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What type linux file system for VMware host?

Posted on 2007-11-14
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I am re-doing some of my test lab stuff at home.  I am going to be putting VMserver on a linux host.  I am going to use software RAID b/c its a cheaper tower server without a hardware RAID card.

Anyways, I am going to use either 2 250GB drives in a RAID 1 or 3 250GB drives in a RAID 5

I have been reading on the different types of filesystems I can use on the host box(linux).  It appears ext3 doesn't perform nearly as well as say Reiserfs etc.  Do any of you have any experience with this?  what would be the preferred file system time for a VMware host?  From what i've read reiserfs is the fastest but you can't put a reiserfs partition on a guest OS when the host is reiser, but thats not a concern to me at all.

also I was wondering about the stride i should use on the RAID array.  Since a larger stride is better for "larger" files would i use that since the vmdk files are very large files?  or does it read into the vmdk files to write the "small" files meaning i should stay with a normal or smaller stride?
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Question by:drrman
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alexanderhristov earned 250 total points
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Hello !

For me the best FS is XFS , it doesnt crash as much as ext3 and is faster then reiserfs :)
XFS has a lot of cool "administration" tools that u can use and u can fix the FS online without rebooting the pc if it crashes ( which doesnt happen ).

About the stride its only applicable to RAID-0,4,5 ! Knowledge of the size of a stripe allows it to allocate the block and inode bitmaps so that they don't all end up on the same physical drive. The best way to calculate your stride is to leave it the default because it will calculate it the best way possible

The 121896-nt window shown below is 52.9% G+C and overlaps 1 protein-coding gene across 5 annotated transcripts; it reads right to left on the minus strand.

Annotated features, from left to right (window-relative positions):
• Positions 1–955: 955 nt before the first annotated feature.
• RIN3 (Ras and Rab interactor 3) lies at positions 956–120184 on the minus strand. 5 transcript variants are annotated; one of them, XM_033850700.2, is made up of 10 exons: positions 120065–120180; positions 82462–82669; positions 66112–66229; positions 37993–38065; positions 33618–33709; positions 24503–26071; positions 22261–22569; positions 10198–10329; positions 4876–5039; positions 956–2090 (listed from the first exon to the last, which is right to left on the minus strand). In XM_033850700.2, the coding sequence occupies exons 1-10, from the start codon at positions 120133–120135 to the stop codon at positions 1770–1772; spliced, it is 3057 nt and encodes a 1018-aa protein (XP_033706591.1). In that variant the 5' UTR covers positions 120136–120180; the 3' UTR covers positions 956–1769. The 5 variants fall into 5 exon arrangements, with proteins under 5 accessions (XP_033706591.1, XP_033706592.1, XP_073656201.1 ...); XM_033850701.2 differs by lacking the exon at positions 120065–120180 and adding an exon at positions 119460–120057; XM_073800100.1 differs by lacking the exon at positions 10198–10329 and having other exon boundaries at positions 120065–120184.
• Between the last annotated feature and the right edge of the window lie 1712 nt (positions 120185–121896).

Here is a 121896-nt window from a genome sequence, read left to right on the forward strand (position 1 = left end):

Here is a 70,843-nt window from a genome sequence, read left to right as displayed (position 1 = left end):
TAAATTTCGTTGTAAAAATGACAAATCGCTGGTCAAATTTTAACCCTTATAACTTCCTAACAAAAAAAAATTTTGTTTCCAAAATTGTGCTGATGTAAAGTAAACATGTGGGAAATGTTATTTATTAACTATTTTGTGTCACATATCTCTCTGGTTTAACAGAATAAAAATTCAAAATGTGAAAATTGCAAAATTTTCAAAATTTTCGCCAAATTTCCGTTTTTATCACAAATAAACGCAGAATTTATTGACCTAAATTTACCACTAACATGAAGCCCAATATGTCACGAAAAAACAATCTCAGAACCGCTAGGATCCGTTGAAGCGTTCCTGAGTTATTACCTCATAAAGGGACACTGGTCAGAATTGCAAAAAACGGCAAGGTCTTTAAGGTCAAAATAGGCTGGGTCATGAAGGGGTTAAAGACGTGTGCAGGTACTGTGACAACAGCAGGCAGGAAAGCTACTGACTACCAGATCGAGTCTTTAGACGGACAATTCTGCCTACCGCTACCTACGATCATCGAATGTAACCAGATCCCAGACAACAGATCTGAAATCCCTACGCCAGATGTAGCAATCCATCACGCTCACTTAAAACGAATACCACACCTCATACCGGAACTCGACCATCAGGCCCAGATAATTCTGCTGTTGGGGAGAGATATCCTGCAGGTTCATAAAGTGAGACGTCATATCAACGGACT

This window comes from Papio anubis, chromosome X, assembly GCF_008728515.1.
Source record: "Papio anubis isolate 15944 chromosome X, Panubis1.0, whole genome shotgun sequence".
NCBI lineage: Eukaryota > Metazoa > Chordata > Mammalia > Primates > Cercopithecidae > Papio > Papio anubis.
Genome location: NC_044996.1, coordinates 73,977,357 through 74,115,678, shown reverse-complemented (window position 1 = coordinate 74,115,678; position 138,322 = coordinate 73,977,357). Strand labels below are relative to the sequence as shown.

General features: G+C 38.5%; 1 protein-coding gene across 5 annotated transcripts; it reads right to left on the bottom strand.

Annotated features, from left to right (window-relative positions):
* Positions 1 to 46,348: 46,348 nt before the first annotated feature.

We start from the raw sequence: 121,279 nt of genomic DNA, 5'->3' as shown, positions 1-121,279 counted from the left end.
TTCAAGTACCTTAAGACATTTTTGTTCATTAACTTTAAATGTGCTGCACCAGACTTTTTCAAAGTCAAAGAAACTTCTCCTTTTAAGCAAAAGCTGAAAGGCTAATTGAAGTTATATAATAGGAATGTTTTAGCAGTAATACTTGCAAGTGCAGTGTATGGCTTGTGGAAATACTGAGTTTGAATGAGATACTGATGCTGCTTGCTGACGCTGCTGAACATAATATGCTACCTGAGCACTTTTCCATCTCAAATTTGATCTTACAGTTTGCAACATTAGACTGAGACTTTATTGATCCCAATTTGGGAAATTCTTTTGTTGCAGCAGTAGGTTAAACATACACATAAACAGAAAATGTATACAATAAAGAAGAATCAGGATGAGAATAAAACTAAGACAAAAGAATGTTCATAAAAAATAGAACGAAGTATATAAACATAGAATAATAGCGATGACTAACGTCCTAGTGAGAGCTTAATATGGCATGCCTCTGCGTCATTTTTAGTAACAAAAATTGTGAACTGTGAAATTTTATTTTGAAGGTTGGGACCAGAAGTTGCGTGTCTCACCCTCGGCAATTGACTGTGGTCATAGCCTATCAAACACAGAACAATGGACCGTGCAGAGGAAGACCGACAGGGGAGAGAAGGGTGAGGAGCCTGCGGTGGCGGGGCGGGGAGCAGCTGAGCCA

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by:WizRd-Linux
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http://en.wikipedia.org/wiki/Comparison_of_file_systems

This is much more information that you actually require however it does provide you with a heap of valuable information.

If it is going on a VMWare box, the FS type is irrelivant as all VMWare will do is present "blank disks" for you to do as you wish with.  As for reiser on reiser, just remember that all the host OS will actually see is a very large file.

And you are talking about strides... I'm taking a stab in the dark, but I would assume you are talking about block sizes.  Most file systems are based on a block device, which is a level of abstraction for the hardware responsible for storing and retrieving specified blocks of data, though the block size in file systems block may be multiple of the physical block size. In classical file systems, a single block may only contain a part of a single file. This leads to space inefficiency due to internal fragmentation, since file lengths are often not multiples of block size, and thus the last block of files will remain half-empty. This will create slack space. Some newer file systems attempt to solve this through techniques called block suballocation and tail merging.

Last blurb taken from wikipedia also :)

I hope this information is helpful for you!
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